And, of course, ‘external accountants’, or auditors, further mitigate the reporting risk. Mia and her investors value an independent set of accountant eyes, which add to the checks and balances. Imagine a world without auditors, those specialist accountants professionally trained to provide that independent layer of financial scrutiny.

Without such scrutiny, the capital markets, vital for business investment, would cease to work in any meaningful way. They would become Wild West frontier towns where the only rule is that there are no rules. An investor might get lucky and strike gold, but they would more likely return home empty-handed.

But it is not just Mia’s business and her investors that benefit from accountants. Imagine how government spending would be controlled without accountants. Who would be able to say how taxes paid by Mia and her company were being spent? For that matter, who would be able to say how much the government has raised in the first place through tax or bonds?

This is as true at a local level as at a national one – without professional accountants, there would be no checks and balances to counter political whims. Whether providing funds for schools, repairing potholes or building the infrastructure that allows businesses like Mia’s to flourish, local government projects could run out of control without the financial discipline provided by the accountancy profession.

Tax collection itself relies on accountants, in finance ministries and revenue collection agencies. Tax policy requires input from tax accountants to ensure it will work and achieve the desired outcomes. And if the current tax code appears complicated at the moment, imagine what it would be like without accountants to interpret it.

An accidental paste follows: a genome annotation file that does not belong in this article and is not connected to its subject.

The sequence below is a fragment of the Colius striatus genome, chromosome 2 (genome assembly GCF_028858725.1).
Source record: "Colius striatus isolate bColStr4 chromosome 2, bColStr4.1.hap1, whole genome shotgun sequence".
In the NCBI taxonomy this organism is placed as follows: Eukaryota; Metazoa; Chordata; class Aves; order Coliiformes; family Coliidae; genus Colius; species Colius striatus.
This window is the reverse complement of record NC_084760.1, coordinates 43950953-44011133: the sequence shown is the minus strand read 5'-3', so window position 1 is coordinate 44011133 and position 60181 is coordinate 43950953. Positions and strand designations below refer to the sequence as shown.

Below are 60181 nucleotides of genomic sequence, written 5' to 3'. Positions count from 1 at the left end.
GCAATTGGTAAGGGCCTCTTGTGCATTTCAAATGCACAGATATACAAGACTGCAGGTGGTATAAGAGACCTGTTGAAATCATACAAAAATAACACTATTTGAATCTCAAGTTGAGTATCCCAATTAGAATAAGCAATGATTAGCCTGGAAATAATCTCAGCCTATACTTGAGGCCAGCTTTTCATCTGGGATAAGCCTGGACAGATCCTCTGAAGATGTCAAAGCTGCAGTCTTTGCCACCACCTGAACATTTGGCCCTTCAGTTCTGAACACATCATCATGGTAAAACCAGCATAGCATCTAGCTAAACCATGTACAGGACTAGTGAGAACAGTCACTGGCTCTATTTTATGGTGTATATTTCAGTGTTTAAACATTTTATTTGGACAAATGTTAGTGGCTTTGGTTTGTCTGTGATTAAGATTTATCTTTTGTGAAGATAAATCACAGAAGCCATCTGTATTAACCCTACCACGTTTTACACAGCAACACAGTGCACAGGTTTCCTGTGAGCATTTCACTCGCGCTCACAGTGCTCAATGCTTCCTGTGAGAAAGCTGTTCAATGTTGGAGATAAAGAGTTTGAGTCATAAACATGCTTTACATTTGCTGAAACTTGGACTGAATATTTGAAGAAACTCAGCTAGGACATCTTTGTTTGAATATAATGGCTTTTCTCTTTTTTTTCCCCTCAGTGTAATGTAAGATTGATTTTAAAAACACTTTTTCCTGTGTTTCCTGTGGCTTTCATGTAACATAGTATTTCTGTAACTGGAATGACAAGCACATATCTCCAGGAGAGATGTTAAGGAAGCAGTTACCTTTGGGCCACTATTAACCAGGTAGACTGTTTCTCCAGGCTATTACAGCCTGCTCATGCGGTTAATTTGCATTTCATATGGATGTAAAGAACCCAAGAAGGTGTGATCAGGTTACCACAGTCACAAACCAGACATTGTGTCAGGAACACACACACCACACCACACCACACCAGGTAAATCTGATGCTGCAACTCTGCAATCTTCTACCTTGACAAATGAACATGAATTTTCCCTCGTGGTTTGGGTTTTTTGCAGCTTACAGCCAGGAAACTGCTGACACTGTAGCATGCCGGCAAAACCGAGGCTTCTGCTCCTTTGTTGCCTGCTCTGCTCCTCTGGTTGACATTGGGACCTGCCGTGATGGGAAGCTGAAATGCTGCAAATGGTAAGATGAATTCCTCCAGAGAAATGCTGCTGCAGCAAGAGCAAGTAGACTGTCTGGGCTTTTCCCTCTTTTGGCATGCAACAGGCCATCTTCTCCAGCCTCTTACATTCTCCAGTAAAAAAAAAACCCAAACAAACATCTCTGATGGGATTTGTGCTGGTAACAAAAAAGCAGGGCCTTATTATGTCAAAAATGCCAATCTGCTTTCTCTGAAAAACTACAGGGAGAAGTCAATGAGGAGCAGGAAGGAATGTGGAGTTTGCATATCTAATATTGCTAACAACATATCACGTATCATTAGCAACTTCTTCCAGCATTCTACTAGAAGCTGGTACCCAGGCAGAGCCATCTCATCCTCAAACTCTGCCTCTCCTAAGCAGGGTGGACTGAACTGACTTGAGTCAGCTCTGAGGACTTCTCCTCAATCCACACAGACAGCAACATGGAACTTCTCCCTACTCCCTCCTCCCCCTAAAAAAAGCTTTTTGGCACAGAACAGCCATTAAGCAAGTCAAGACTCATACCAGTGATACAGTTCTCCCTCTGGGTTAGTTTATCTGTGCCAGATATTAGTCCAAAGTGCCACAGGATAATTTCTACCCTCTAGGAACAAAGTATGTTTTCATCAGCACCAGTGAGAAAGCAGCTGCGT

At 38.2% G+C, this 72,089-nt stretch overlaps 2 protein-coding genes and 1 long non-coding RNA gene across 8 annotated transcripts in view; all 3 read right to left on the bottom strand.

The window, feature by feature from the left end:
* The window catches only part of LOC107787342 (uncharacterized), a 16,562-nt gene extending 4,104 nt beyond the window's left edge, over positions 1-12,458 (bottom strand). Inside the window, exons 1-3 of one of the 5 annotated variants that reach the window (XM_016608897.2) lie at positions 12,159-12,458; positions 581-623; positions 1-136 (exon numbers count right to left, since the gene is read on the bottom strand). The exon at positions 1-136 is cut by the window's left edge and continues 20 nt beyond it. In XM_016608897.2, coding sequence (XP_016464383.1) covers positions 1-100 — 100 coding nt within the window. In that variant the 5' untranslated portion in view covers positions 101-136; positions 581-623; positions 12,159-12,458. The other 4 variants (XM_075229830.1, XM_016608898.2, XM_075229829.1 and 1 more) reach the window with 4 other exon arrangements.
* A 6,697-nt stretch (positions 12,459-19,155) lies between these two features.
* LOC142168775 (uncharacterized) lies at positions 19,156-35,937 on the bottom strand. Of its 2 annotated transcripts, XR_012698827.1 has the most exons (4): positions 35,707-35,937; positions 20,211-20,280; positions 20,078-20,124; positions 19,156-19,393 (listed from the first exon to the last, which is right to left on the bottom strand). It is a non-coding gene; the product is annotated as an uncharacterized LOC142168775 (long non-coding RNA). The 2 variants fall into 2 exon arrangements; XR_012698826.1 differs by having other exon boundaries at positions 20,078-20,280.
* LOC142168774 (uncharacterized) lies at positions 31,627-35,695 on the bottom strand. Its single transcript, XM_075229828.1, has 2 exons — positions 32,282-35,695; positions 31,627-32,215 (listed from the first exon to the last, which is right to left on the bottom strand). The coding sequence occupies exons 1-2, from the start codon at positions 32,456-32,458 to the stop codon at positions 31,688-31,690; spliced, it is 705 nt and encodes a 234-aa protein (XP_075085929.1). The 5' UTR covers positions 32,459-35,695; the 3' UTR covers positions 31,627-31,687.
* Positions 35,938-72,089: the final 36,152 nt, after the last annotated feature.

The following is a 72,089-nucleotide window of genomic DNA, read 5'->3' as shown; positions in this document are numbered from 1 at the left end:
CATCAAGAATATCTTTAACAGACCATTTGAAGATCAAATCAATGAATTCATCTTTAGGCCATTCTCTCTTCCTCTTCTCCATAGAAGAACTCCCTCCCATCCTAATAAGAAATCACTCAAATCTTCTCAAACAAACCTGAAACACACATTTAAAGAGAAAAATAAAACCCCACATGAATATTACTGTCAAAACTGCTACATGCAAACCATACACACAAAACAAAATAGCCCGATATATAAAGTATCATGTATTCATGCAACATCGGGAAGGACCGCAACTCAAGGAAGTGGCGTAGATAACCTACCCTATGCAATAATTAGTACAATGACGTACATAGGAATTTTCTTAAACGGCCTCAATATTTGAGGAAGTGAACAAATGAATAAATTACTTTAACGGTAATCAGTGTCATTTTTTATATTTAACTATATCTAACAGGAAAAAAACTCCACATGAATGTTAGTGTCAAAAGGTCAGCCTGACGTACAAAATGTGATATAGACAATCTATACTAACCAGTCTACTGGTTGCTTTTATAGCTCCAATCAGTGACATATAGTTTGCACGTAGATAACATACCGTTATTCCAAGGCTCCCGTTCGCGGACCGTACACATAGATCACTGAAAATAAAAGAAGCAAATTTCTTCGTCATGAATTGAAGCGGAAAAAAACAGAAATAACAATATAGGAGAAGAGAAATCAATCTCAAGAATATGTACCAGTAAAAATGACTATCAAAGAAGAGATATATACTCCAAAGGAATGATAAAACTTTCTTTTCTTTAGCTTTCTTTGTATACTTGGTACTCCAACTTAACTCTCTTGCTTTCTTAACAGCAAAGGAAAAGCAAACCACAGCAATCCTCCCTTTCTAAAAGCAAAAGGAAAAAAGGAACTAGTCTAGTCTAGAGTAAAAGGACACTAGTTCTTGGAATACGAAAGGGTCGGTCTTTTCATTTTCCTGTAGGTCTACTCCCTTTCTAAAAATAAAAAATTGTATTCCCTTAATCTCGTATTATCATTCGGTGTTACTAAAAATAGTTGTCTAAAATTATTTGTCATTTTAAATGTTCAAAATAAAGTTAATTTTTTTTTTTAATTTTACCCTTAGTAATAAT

And if the worst happens and Mia falls victim to a scam, what then? How can fraud be fought effectively without forensic accountants? Following the money is a key accounting skill – illegitimate bank transactions, money laundering and tax evasion can all be identified by accountants.

Fraud’s bedfellow is corruption. Whether that involves bribing directors to secure a lucrative contract, government officials to influence public policy or customs officers to look the other way, at the forefront of the anti-corruption effort is the accountant. Imagine who else would investigate when something does not look like it adds up.

The skills needed to balance the books can also be put to good use elsewhere – anywhere there is the need for measurement and evaluation. Accountants have long been in the business of measuring environmental impact, and will continue to perform an essential role as governments and industry grapple with climate change.

If something cannot be measured, then it does not get changed. Professional accountants have the skills not only to measure the non-financial impact of economic activity, but also to guide individuals, businesses and governments towards making better decisions. They can advise on governance structures, social and environmental impact, assess risk and ensure that all stakeholder concerns are addressed.

In short, accountants underpin global sustainability. Mia’s world would be a very different place without you.

Philip Smith, journalist